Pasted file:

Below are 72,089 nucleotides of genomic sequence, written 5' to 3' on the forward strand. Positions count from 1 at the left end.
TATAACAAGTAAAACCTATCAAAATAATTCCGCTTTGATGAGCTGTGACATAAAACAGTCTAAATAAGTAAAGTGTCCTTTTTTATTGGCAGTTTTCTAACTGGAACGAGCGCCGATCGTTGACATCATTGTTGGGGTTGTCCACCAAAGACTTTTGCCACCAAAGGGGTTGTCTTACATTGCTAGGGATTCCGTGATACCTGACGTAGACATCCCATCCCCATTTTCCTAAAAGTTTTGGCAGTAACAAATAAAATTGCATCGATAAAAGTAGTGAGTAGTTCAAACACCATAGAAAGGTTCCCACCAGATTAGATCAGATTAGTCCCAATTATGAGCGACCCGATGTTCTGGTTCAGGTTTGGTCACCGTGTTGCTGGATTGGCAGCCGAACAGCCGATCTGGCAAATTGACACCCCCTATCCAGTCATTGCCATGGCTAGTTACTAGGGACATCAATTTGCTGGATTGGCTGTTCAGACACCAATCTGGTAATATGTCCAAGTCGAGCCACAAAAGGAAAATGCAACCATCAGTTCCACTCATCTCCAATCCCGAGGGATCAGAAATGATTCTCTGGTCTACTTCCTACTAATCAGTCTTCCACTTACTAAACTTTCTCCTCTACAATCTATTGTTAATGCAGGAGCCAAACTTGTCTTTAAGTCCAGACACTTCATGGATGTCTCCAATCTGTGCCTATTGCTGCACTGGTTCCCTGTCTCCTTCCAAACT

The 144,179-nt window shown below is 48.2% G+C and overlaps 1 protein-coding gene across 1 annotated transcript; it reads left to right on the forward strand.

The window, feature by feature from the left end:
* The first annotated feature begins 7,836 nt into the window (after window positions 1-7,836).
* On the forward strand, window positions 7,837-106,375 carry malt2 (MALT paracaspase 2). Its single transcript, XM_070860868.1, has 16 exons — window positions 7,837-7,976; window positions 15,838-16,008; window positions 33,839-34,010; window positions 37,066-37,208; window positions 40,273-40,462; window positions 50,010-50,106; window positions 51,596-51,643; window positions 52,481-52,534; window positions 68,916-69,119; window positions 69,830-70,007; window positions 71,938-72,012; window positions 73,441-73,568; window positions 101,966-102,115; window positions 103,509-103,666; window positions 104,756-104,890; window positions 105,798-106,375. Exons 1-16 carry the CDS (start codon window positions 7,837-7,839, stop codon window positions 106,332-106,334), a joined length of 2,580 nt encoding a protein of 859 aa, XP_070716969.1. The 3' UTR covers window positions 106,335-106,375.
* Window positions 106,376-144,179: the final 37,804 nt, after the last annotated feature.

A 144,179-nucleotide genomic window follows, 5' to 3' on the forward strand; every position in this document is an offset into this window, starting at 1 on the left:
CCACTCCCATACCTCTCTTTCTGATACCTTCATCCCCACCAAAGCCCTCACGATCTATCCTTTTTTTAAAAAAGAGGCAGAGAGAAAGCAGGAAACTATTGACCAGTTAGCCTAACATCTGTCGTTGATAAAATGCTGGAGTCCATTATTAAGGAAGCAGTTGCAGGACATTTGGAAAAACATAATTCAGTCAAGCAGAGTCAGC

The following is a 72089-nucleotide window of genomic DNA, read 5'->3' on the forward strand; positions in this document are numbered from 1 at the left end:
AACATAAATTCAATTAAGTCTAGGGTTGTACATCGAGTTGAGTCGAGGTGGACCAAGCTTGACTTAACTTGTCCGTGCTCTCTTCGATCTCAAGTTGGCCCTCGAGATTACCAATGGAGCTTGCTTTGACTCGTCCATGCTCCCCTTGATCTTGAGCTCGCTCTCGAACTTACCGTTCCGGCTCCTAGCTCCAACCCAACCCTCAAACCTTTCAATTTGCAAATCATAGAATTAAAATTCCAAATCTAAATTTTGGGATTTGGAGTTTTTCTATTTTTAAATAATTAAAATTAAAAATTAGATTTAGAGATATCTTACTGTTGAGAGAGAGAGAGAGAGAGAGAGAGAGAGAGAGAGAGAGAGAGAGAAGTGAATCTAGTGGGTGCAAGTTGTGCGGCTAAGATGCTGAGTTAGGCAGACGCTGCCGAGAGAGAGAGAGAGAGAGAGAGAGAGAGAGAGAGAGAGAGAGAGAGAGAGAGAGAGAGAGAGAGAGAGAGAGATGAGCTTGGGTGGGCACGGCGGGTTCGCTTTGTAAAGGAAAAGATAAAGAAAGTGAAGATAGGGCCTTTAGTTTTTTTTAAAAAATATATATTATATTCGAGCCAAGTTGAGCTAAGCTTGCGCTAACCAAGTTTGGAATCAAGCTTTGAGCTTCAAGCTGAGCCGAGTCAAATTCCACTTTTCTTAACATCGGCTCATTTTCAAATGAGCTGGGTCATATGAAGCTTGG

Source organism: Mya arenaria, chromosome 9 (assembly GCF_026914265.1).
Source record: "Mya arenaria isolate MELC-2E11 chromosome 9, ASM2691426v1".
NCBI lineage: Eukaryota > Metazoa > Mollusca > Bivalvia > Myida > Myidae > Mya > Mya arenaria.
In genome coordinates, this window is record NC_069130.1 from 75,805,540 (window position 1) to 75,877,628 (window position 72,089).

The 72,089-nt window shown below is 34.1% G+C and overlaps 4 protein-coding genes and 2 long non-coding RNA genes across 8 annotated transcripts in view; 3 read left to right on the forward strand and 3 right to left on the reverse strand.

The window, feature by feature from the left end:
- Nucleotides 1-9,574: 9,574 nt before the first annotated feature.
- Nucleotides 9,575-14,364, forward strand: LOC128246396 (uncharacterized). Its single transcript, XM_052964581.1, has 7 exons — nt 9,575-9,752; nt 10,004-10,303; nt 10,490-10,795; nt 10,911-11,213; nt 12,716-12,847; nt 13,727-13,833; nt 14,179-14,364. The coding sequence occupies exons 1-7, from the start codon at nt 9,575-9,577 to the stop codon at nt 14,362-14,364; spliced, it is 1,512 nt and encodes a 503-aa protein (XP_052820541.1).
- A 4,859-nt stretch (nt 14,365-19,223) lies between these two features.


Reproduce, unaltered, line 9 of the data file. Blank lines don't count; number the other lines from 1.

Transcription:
CCACTCCCATACCTCTCTTTCTGATACCTTCATCCCCACCAAAGCCCTCACGATCTATCCTTTTTTTAAAAAAGAGGCAGAGAGAAAGCAGGAAACTATTGACCAGTTAGCCTAACATCTGTCGTTGATAAAATGCTGGAGTCCATTATTAAGGAAGCAGTTGCAGGACATTTGGAAAAACATAATTCAGTCAAGCAGAGTCAGC